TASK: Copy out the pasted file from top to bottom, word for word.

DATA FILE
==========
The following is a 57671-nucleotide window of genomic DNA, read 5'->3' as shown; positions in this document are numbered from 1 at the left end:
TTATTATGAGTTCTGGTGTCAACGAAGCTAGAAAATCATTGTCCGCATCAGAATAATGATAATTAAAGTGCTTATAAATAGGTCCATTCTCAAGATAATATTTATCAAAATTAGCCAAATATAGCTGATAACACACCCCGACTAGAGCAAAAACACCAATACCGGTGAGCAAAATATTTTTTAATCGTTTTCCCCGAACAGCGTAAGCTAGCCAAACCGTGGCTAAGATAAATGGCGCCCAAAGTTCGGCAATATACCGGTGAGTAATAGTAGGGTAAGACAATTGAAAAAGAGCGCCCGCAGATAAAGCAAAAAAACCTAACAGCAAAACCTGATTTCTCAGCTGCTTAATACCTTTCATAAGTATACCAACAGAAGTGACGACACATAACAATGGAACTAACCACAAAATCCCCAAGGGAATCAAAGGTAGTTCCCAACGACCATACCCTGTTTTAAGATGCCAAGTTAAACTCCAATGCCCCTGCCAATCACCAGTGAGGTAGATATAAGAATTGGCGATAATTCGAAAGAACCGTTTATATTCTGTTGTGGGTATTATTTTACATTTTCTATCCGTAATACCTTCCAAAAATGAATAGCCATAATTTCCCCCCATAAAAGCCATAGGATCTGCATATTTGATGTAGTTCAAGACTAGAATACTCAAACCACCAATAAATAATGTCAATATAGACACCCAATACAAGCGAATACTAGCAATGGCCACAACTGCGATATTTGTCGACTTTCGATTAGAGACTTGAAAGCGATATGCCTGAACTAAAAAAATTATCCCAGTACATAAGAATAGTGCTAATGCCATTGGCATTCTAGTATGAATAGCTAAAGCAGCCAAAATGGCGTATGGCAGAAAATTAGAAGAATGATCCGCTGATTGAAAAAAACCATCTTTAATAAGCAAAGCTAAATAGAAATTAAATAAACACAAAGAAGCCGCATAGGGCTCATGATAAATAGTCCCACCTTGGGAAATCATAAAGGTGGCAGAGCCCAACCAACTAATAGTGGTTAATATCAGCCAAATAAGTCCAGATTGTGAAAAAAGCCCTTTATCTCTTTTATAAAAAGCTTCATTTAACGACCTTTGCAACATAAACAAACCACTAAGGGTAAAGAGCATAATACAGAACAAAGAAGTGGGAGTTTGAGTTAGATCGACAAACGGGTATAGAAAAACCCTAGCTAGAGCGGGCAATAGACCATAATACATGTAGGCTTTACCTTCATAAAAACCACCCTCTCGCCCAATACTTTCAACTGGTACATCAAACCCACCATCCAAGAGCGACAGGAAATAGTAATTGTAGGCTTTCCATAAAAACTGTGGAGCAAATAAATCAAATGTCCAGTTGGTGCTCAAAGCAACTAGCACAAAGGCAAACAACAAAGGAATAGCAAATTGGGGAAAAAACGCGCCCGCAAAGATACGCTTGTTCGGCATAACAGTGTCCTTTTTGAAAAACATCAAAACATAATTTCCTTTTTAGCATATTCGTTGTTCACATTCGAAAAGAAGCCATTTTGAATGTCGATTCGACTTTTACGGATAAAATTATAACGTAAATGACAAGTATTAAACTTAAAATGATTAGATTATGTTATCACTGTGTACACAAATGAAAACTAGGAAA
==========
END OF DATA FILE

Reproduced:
The following is a 57671-nucleotide window of genomic DNA, read 5'->3' as shown; positions in this document are numbered from 1 at the left end:
TTATTATGAGTTCTGGTGTCAACGAAGCTAGAAAATCATTGTCCGCATCAGAATAATGATAATTAAAGTGCTTATAAATAGGTCCATTCTCAAGATAATATTTATCAAAATTAGCCAAATATAGCTGATAACACACCCCGACTAGAGCAAAAACACCAATACCGGTGAGCAAAATATTTTTTAATCGTTTTCCCCGAACAGCGTAAGCTAGCCAAACCGTGGCTAAGATAAATGGCGCCCAAAGTTCGGCAATATACCGGTGAGTAATAGTAGGGTAAGACAATTGAAAAAGAGCGCCCGCAGATAAAGCAAAAAAACCTAACAGCAAAACCTGATTTCTCAGCTGCTTAATACCTTTCATAAGTATACCAACAGAAGTGACGACACATAACAATGGAACTAACCACAAAATCCCCAAGGGAATCAAAGGTAGTTCCCAACGACCATACCCTGTTTTAAGATGCCAAGTTAAACTCCAATGCCCCTGCCAATCACCAGTGAGGTAGATATAAGAATTGGCGATAATTCGAAAGAACCGTTTATATTCTGTTGTGGGTATTATTTTACATTTTCTATCCGTAATACCTTCCAAAAATGAATAGCCATAATTTCCCCCCATAAAAGCCATAGGATCTGCATATTTGATGTAGTTCAAGACTAGAATACTCAAACCACCAATAAATAATGTCAATATAGACACCCAATACAAGCGAATACTAGCAATGGCCACAACTGCGATATTTGTCGACTTTCGATTAGAGACTTGAAAGCGATATGCCTGAACTAAAAAAATTATCCCAGTACATAAGAATAGTGCTAATGCCATTGGCATTCTAGTATGAATAGCTAAAGCAGCCAAAATGGCGTATGGCAGAAAATTAGAAGAATGATCCGCTGATTGAAAAAAACCATCTTTAATAAGCAAAGCTAAATAGAAATTAAATAAACACAAAGAAGCCGCATAGGGCTCATGATAAATAGTCCCACCTTGGGAAATCATAAAGGTGGCAGAGCCCAACCAACTAATAGTGGTTAATATCAGCCAAATAAGTCCAGATTGTGAAAAAAGCCCTTTATCTCTTTTATAAAAAGCTTCATTTAACGACCTTTGCAACATAAACAAACCACTAAGGGTAAAGAGCATAATACAGAACAAAGAAGTGGGAGTTTGAGTTAGATCGACAAACGGGTATAGAAAAACCCTAGCTAGAGCGGGCAATAGACCATAATACATGTAGGCTTTACCTTCATAAAAACCACCCTCTCGCCCAATACTTTCAACTGGTACATCAAACCCACCATCCAAGAGCGACAGGAAATAGTAATTGTAGGCTTTCCATAAAAACTGTGGAGCAAATAAATCAAATGTCCAGTTGGTGCTCAAAGCAACTAGCACAAAGGCAAACAACAAAGGAATAGCAAATTGGGGAAAAAACGCGCCCGCAAAGATACGCTTGTTCGGCATAACAGTGTCCTTTTTGAAAAACATCAAAACATAATTTCCTTTTTAGCATATTCGTTGTTCACATTCGAAAAGAAGCCATTTTGAATGTCGATTCGACTTTTACGGATAAAATTATAACGTAAATGACAAGTATTAAACTTAAAATGATTAGATTATGTTATCACTGTGTACACAAATGAAAACTAGGAAA